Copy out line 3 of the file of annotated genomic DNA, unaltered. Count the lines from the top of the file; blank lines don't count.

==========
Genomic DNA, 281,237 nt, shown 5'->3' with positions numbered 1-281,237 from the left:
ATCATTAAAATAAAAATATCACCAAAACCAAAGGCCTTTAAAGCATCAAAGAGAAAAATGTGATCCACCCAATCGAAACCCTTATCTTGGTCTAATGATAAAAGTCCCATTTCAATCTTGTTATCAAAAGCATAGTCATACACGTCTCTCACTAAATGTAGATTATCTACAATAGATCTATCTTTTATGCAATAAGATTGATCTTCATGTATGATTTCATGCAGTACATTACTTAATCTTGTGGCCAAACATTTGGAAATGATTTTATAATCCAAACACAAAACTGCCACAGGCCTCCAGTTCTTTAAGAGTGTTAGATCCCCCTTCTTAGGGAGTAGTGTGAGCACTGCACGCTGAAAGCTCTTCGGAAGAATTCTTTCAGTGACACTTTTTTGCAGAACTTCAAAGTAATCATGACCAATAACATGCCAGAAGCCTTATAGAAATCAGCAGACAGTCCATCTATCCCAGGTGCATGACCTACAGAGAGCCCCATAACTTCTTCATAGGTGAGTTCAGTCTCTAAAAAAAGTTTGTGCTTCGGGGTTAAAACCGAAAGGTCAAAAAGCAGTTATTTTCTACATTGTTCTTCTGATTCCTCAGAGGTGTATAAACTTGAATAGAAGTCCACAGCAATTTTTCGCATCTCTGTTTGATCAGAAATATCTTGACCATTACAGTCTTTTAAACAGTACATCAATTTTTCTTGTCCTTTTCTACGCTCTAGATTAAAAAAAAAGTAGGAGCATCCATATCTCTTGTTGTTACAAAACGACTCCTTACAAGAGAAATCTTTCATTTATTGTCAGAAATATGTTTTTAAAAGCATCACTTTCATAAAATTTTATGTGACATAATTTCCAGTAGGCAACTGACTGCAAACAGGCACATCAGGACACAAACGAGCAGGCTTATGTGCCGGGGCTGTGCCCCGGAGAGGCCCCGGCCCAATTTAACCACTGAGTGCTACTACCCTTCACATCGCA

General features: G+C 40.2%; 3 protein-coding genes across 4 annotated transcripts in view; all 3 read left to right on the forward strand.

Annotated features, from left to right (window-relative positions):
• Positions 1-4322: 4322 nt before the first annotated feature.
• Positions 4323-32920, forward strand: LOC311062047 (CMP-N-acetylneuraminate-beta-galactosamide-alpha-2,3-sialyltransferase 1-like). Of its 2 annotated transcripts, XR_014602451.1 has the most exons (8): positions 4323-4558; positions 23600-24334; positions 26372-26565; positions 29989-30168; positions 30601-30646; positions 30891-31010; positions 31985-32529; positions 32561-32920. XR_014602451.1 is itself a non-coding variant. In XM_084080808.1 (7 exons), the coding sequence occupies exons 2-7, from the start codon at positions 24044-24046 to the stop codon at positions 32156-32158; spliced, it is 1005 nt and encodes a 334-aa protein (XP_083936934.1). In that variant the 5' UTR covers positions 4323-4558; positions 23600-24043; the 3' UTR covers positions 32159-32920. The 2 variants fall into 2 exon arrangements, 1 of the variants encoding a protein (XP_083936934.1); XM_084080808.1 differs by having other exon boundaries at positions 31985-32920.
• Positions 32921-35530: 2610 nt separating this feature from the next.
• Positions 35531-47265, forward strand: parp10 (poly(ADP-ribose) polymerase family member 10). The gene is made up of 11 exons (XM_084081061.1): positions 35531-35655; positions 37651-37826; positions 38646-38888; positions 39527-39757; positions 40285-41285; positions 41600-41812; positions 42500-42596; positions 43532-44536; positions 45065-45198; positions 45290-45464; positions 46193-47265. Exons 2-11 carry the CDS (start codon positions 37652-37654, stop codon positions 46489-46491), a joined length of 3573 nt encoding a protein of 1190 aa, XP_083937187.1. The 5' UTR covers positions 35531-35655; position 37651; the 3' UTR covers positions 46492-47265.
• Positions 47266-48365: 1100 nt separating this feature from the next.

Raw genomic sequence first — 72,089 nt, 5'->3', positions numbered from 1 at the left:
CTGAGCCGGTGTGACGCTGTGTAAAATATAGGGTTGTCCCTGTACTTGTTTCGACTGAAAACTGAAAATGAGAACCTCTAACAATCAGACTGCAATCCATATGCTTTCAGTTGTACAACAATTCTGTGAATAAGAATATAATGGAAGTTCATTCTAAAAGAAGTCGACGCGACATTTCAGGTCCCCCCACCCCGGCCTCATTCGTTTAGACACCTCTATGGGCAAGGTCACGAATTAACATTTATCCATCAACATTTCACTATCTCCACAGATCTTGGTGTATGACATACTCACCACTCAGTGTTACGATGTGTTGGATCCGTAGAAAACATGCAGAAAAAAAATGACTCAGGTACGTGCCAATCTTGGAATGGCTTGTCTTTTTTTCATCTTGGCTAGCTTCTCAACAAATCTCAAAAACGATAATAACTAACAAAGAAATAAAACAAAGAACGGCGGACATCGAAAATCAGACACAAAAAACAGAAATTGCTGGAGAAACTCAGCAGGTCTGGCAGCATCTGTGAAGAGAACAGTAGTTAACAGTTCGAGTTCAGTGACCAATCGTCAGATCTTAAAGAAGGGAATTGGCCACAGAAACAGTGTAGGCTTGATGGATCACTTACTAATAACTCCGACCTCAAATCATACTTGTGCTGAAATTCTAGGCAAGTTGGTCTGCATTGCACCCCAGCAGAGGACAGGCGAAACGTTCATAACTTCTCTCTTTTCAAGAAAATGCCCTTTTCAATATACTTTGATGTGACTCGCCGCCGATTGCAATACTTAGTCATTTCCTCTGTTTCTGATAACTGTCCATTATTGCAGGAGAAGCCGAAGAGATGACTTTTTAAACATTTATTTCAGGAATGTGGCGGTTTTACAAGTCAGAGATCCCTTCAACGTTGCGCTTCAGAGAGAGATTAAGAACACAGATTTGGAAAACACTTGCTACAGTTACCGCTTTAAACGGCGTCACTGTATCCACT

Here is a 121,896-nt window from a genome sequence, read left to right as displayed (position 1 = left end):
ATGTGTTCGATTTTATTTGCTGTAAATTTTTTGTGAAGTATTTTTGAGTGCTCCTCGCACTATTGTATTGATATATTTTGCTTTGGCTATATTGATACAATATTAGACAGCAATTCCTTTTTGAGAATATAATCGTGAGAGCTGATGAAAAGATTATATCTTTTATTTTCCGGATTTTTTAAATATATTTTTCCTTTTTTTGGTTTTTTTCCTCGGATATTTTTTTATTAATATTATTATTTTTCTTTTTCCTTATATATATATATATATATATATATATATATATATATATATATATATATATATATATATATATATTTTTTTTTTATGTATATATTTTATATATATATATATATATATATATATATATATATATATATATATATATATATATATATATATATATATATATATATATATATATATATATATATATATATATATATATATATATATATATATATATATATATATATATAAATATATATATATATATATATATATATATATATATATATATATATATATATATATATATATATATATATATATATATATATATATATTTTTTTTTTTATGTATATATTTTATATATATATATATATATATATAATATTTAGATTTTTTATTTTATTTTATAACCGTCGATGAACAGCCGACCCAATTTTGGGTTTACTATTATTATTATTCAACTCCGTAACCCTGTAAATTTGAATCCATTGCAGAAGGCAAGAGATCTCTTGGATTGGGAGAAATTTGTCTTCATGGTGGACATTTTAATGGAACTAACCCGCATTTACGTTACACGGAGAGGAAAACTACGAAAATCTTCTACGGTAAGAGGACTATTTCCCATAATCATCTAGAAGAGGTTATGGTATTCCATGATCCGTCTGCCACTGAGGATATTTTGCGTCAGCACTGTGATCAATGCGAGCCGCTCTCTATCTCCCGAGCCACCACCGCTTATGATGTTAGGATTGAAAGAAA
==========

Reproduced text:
General features: G+C 40.2%; 3 protein-coding genes across 4 annotated transcripts in view; all 3 read left to right on the forward strand.